Andros, Sir Edmund
Sir Edmund Andros (ăn´drŏs), 1637–1714, British colonial governor in America, b. Guernsey. As governor of New York (1674–81) he was bitterly criticized for his high-handed methods, and he was embroiled in disputes over boundaries and duties (see New Jersey), going so far as to arrest Philip Carteret. When James II, partly influenced by Edward Randolph, consolidated all the New England colonies into the Dominion of New England, he named (1686) Andros governor. In 1688, New York and the Jerseys were also put under his control. The suppression of charters and colonial assemblies, interference with local customs and rights, and Andros's overbearing ways caused intense friction. After news of the overthrow of James II in 1688 reached the colonies, the colonials in Boston rebelled (1689), seized Andros and other officials, and sent them to England as prisoners. He was soon released and later was governor of Virginia (1692–97) and governor of Guernsey (1704–6).
See V. F. Barnes, Dominion of New England (1923).
"Andros, Sir Edmund." The Columbia Encyclopedia, 6th ed.. . Encyclopedia.com. (July 19, 2018). http://www.encyclopedia.com/reference/encyclopedias-almanacs-transcripts-and-maps/andros-sir-edmund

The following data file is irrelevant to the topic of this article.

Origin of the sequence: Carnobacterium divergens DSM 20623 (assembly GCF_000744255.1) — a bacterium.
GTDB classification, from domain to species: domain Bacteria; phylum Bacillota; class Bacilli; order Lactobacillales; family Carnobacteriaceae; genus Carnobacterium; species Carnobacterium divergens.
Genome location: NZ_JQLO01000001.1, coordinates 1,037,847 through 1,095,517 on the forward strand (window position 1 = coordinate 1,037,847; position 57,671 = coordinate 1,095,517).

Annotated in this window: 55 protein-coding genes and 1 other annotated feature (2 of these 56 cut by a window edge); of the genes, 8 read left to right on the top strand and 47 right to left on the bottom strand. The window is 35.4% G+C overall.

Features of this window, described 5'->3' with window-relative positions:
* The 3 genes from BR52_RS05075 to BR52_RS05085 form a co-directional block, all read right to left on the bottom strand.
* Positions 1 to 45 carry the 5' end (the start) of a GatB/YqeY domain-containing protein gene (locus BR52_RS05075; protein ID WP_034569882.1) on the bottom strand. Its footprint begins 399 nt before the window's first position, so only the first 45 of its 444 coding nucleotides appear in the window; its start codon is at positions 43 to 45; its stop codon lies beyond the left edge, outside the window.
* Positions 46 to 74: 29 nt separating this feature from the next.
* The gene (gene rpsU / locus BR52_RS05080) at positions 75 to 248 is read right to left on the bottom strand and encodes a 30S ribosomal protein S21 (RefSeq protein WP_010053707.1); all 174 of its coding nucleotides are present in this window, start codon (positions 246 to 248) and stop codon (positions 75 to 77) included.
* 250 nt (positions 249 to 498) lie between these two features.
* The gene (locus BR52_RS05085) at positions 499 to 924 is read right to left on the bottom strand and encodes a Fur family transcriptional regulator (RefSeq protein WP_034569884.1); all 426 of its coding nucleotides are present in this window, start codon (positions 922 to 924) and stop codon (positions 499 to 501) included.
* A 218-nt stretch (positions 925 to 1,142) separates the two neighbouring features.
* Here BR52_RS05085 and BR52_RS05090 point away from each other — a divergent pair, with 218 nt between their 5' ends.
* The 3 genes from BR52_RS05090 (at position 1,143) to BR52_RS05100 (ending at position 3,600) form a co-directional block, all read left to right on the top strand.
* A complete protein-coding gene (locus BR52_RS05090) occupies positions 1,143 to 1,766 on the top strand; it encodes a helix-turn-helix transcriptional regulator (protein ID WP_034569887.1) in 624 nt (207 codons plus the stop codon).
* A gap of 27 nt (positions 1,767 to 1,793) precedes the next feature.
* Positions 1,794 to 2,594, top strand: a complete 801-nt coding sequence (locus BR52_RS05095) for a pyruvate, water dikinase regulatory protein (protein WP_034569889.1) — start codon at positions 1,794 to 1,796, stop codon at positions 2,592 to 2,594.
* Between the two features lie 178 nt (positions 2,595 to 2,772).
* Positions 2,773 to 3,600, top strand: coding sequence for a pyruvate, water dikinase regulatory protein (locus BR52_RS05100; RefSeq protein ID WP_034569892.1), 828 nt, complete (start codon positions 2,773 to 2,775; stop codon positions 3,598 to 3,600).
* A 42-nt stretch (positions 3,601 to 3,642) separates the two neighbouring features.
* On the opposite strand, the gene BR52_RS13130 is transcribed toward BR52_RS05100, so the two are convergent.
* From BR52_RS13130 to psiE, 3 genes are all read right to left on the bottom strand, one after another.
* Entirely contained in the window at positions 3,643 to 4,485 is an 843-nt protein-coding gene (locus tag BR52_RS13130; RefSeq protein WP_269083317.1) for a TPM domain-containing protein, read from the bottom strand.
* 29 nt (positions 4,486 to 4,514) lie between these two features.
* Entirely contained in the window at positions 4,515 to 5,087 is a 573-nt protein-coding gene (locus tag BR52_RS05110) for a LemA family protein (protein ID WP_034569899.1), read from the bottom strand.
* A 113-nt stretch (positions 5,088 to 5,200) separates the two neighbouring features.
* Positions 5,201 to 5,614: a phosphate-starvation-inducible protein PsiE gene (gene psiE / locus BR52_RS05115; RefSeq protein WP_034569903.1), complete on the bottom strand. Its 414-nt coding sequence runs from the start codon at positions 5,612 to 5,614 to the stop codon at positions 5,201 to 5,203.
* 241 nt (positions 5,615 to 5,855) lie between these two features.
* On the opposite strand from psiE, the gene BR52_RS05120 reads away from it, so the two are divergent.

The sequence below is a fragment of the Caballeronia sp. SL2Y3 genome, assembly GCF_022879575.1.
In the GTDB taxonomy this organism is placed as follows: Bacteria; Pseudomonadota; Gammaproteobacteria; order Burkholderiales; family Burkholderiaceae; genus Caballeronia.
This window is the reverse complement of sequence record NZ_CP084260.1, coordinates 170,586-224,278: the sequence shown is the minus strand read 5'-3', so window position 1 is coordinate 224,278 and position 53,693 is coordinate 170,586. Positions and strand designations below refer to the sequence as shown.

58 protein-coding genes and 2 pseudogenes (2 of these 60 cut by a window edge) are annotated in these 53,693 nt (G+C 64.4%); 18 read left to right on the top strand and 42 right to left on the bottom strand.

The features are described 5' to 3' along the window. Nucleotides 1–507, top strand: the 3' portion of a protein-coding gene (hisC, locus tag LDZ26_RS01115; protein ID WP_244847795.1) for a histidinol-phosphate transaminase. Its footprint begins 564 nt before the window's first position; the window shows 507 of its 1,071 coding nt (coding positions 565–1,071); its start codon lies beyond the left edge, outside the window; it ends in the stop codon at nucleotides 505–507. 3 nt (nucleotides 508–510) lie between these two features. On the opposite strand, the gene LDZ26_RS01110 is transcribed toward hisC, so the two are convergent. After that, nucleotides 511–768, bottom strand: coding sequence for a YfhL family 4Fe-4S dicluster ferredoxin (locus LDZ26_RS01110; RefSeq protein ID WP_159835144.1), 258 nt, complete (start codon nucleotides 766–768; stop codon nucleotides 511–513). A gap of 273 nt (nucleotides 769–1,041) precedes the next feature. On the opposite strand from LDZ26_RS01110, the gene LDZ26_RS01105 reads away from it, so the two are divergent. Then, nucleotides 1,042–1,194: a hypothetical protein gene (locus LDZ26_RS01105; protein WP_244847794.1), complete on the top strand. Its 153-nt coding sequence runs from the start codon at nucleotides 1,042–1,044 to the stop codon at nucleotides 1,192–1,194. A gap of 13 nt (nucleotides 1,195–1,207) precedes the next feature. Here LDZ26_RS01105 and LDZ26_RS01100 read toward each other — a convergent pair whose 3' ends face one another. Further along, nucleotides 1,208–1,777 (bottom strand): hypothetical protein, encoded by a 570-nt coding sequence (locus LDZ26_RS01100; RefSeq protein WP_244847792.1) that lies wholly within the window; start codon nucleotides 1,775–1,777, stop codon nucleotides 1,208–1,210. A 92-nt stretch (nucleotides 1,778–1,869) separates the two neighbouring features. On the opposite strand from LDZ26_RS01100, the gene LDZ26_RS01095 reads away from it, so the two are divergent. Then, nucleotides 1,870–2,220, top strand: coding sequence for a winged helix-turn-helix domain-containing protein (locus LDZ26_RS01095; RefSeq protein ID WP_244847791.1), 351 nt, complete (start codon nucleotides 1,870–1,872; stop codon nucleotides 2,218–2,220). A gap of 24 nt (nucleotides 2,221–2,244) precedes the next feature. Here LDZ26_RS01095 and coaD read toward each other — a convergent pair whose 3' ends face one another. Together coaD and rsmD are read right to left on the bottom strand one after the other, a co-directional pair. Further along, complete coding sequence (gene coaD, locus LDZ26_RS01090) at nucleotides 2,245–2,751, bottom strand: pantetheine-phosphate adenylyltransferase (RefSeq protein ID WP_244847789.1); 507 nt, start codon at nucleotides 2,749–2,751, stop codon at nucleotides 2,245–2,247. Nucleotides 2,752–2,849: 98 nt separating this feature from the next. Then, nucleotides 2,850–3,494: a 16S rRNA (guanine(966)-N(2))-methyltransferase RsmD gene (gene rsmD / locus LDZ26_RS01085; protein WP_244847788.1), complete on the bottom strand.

"Andros, Sir Edmund." The Columbia Encyclopedia, 6th ed.. . Retrieved July 19, 2018 from Encyclopedia.com: http://www.encyclopedia.com/reference/encyclopedias-almanacs-transcripts-and-maps/andros-sir-edmund
Encyclopedia.com gives you the ability to cite reference entries and articles according to common styles from the Modern Language Association (MLA), The Chicago Manual of Style, and the American Psychological Association (APA).
Within the “Cite this article” tool, pick a style to see how all available information looks when formatted according to that style. Then, copy and paste the text into your bibliography or works cited list.
Because each style has its own formatting nuances that evolve over time and not all information is available for every reference entry or article, Encyclopedia.com cannot guarantee each citation it generates. Therefore, it’s best to use Encyclopedia.com citations as a starting point before checking the style against your school or publication’s requirements and the most-recent information available at these sites:
Modern Language Association
The Chicago Manual of Style
American Psychological Association
- Most online reference entries and articles do not have page numbers. Therefore, that information is unavailable for most Encyclopedia.com content. However, the date of retrieval is often important. Refer to each style’s convention regarding the best way to format page numbers and retrieval dates.
- In addition to the MLA, Chicago, and APA styles, your school, university, publication, or institution may have its own requirements for citations. Therefore, be sure to refer to those guidelines when editing your bibliography or works cited list.